For Chinese investors, our real estate has become even more attractive as the Canadian dollar has depreciated by 20 per cent versus the renminbi, which is China’s official currency.

Dropping oil prices have put the Canadian economy in a tailspin, hurting Alberta in particular. However, Ontario has benefited as low oil prices and a lower loonie helps exporters and manufacturers. While foreign real estate investors may have some concerns about how Canada’s economy will weather the oil price storm, it’s still expected that the “bargain” real estate prices will lure more buyers.



Condo buyers are jumping into the market in a big way in 2015. According to the Toronto Real Estate Board, March sales for condo apartments were up 12.9 per cent in the city and 19.4 per cent in the 905 regions.

Most of us thought that mortgage interest rates could not get any lower, but the Bank of Canada’s move to cut rates in January has now filtered down to create a mortgage rate war among banks and other lenders. The low rates are creating a flurry of condo sales.

The average price of a GTA condo apartment in March was $368,915. That’s about the same as last year at this time in the city and about 4.4 per cent more than at this time in 2014 in the 905 regions.

There has been a lot of noise in the media about the amount of new condo construction in the GTA and its potential impact on the market when the units are all completed. Ben Myers of Fortress Real Developments reports that in January 2015 a record number of units – 9,457 – were absorbed, more than the previous eight months combined. With all of those units completed, some people predicted the resale market would either be flooded with listings or that it would plummet because everyone would be buying a new unit instead of a resale suite.

In fact, the resale market has not seen a spike in listings, nor has there been a drop in sales. It’s quite the opposite.

There were also a record number of completions in 2014 and Myers says this was “a great test case for the theory that the “glut” of completed units would result in increased listings and depressed resale/rental condominium/price movement.

According to research firm Urbanation, “there were fewer resale condominium apartment listings in 2014 in comparison to 2013, resale prices increased about four per cent annually and condo rental rates increased about one per cent year-over-year.”

Urbanation’s research also found that less than 3 per cent of units completed and registered in 2014 ended up in the resale market, whereas 24 per cent were rented out on the MLS System.

The numbers indicate that there are few “flippers” in the market, those people who buy new or pre-construction condos and then immediately putting them on the resale market to cash in their equity. Most people who buy condos are end-users who plan to enjoy the condo lifestyle or investors putting their units on the rental market with no plans to sell immediately.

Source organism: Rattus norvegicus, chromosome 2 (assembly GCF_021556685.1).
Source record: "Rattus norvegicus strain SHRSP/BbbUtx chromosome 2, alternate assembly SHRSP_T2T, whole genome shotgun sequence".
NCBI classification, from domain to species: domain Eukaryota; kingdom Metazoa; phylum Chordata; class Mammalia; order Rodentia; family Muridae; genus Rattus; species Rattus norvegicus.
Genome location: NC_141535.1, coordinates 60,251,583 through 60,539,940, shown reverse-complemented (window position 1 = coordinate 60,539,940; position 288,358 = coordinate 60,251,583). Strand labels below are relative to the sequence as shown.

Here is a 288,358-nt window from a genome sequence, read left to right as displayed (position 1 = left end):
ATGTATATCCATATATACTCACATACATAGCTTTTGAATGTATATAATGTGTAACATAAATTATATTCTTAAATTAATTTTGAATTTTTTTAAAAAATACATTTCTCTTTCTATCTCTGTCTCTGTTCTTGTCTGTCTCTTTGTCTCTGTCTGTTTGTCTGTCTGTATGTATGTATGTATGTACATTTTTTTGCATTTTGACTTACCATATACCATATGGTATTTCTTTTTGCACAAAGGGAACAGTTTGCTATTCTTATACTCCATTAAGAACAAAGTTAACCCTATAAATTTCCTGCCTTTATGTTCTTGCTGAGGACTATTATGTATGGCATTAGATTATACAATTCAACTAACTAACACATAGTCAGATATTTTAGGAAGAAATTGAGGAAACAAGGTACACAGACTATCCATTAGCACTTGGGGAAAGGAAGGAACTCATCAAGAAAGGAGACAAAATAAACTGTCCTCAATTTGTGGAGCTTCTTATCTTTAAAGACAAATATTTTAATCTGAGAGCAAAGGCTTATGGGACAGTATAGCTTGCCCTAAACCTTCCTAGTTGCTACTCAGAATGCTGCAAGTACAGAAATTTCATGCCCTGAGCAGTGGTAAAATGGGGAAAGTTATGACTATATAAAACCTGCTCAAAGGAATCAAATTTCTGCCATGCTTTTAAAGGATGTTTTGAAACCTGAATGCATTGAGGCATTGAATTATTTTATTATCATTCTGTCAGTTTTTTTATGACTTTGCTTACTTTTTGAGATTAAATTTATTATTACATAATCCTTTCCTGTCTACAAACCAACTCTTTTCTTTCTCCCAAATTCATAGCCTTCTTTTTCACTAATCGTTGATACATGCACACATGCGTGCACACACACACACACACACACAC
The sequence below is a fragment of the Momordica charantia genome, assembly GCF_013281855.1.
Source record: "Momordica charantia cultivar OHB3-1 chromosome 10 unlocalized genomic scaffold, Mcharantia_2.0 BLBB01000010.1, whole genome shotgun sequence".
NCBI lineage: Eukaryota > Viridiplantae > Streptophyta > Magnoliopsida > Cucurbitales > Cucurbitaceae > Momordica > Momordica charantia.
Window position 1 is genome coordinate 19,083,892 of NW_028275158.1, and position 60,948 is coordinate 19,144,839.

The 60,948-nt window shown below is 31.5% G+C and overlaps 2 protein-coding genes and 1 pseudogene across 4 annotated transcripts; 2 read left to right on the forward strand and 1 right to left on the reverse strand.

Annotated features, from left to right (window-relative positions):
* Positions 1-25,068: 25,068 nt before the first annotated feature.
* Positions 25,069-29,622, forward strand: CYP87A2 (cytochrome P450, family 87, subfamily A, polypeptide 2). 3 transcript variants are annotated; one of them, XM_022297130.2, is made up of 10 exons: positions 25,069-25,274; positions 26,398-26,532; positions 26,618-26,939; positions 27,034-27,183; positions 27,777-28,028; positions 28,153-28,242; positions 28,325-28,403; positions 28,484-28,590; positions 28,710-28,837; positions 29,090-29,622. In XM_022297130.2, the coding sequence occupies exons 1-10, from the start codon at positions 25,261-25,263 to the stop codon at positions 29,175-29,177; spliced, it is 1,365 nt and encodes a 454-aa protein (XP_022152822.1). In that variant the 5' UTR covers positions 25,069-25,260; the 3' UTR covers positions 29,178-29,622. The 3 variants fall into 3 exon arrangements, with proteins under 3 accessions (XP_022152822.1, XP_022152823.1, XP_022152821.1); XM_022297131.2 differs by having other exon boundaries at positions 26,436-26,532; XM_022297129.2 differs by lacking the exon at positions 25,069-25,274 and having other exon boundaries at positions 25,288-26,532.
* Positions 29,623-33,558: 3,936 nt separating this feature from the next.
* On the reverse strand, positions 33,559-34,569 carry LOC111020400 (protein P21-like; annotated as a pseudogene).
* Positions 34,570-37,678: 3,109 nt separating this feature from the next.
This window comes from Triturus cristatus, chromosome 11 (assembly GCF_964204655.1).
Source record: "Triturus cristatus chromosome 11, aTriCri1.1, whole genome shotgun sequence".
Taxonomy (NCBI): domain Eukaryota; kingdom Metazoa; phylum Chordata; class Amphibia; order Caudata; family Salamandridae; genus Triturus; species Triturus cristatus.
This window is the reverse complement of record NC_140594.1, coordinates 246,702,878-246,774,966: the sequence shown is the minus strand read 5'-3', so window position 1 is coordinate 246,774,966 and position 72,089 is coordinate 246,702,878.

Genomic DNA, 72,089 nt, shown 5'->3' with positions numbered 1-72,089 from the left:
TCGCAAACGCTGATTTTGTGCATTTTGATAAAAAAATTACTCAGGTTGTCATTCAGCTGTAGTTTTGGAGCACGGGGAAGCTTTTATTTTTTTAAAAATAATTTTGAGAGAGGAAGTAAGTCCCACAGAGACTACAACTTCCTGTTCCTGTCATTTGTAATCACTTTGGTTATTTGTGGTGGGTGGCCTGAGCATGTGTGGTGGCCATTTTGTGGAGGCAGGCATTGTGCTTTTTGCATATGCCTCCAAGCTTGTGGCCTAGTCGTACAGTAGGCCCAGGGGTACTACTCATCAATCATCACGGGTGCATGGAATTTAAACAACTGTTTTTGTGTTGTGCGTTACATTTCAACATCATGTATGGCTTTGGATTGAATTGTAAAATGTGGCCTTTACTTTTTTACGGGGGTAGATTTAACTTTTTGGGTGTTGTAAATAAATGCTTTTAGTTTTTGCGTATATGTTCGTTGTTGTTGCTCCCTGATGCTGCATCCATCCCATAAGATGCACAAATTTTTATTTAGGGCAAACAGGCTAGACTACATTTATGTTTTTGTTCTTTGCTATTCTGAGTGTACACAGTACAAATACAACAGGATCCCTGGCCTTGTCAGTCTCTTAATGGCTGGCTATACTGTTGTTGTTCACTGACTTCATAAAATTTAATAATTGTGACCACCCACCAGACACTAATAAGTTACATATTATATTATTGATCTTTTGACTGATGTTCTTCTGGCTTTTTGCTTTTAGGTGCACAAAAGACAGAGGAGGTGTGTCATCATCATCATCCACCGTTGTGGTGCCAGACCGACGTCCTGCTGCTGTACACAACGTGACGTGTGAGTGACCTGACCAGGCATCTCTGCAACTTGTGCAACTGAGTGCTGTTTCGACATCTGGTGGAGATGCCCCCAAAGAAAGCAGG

Clearly there is still plenty of demand from both buyers and renters for condo apartments in the GTA.



Normal Maintenance
lf you strip away the cosmetics, a house is made up of the structure, roof, exterior envelope and the “systems” of the house. The “systems” are things like heating, plumbing, electrical and cooling.

All Components and Systems Eventually Wear Out
Fortunately, they don’t all wear out at the same time. Different components have different life cycles. Houses tend to settle into what you might call a “normal maintenance pattern”.

The 1% Rule
A reasonable annual estimate of the cost of normal maintenance is 1% of the value of the house. One year you may replace the furnace; a few years down the road you may re-surface the roof. Throw in the odd unexpected repair in between and you average 1% per year. This rule is not far off regardless of the value of the house.

What’s the Message?
A homebuyer should arrive at the home inspection with realistic expectations. If you are buying a 12-15 year old home, you may need a new roof. If you are buying a 60 year old home, you may have to update some plumbing.

How Long Does it Last?
Here is a short list of typical life cycles of the most common components of the home. Keep in mind that there will be exceptions in every category.

Conventional asphalt shingles 12-15 years
Top quality asphalt shingles 25-30 years
Low slope shingles 10-15 years
Gutters and downspouts 20-30 years
Aluminum siding 50 plus years
Wood siding maintenance dependent
Stucco maintenance dependent
Exterior paint 4-6 years
Deck 10-20 years
Asphalt driveway surface 10-20 years
Concrete driveway 30-40 years
Garage door opener 8-12 years
Conventional furnace 20-25 years
Mid efficiency furnace 20-25 years
High efficiency furnace approx 20 years
Steel boiler 20-30 years
Hunidifier 5-10 years
Electronic air filter 10-20 years
Air conditioning condenser 10-15 years
Copper pipe indefinite
Toilet 30-40 years
Sink 12-20 years
Faucet 10-15 years
Water softener 5-15 years
Water heater 8-12 years

The above article is reprinted with the permission of Carson, Dunlop & Associates Ltd., Consulting Engineers – Expert Home Inspections.


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These sites are believed to be reliable. However, their accuracy cannot be guaranteed.